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Presidential campaign becoming big on data

Rachel Wheeler Archive
The majority of corporations are launching big data strategies to hone their decision making. Rather than relying on marketers' and analysts' gut instincts, enterprises are turning to analyses of big data - a collection of customer information, sales data and other information being generated online.

Both Mitt Romney and President Barack Obama have included mobile applications as part of their campaigns. Romney's recently released "Mitt's VP" smartphone app was downloaded by tens of thousands of users so they could quickly learn who he chose as his running mate.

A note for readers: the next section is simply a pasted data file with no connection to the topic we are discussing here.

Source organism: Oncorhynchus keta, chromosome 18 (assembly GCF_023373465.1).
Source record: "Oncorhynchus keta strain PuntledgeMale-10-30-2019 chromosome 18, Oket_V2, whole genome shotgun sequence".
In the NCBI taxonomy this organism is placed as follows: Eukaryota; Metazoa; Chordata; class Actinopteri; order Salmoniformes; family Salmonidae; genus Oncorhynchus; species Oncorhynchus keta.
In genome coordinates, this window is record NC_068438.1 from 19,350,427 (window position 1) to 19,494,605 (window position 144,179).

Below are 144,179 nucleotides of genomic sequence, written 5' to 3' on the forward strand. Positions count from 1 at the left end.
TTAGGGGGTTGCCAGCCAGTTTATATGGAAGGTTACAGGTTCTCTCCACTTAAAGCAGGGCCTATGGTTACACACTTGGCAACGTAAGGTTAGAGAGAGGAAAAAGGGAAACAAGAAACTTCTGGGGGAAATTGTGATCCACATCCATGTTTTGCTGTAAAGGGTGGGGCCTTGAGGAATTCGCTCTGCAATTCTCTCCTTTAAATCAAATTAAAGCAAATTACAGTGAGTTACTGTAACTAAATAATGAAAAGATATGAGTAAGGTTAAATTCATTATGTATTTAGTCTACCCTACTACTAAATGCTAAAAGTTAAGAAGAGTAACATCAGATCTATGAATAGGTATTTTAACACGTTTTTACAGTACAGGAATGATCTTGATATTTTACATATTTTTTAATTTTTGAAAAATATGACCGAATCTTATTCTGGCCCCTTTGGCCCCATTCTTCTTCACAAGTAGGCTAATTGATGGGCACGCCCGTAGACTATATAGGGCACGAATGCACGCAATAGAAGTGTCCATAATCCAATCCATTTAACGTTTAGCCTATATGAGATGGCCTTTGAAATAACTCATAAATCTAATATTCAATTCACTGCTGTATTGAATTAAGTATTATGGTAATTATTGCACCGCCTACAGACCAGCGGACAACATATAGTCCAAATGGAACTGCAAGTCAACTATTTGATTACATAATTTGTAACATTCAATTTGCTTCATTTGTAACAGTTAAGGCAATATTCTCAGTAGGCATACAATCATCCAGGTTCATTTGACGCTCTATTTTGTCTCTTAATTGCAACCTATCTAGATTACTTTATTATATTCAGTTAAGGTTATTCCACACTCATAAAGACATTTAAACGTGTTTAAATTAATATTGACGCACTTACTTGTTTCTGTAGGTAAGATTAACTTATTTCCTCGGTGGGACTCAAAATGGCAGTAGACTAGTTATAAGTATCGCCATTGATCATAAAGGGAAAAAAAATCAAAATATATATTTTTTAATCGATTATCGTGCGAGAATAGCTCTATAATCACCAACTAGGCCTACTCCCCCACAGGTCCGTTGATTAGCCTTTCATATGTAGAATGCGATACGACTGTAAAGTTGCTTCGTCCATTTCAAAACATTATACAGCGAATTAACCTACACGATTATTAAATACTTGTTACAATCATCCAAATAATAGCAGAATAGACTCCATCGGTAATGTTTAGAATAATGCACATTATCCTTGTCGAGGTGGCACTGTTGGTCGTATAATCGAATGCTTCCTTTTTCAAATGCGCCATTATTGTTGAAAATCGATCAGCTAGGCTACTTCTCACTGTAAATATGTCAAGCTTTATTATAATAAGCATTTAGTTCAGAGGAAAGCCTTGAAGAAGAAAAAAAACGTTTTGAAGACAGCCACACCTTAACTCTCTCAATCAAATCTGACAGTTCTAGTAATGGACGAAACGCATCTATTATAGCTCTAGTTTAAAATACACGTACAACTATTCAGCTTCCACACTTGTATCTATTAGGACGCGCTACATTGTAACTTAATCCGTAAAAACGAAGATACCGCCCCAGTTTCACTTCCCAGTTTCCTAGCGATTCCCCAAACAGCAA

Obama's campaign released Obama for America, an application that gathers users and encourages them to promote voting. These programs are not only satisfying today's smartphone-savvy citizens, but they are also collecting information about users' demographics that can be used to tailor messages and reach out to potential supporters.

Twitter is also using people's posts to generate insight about the presidential race, according to Wired. Whereas there were 1.8 million Tweets on election day in 2008, there are now approximately 400 million per day. To tap into the posts regarding the political race, which have been gaining steam, a platform called Topsy gathers information about user sentiment and presents daily updates about which candidate is ahead.

To ensure the information is correct, and help them realize the best return on their investments, parties should verify the contact data quality to check for phone numbers and names that are no longer in use.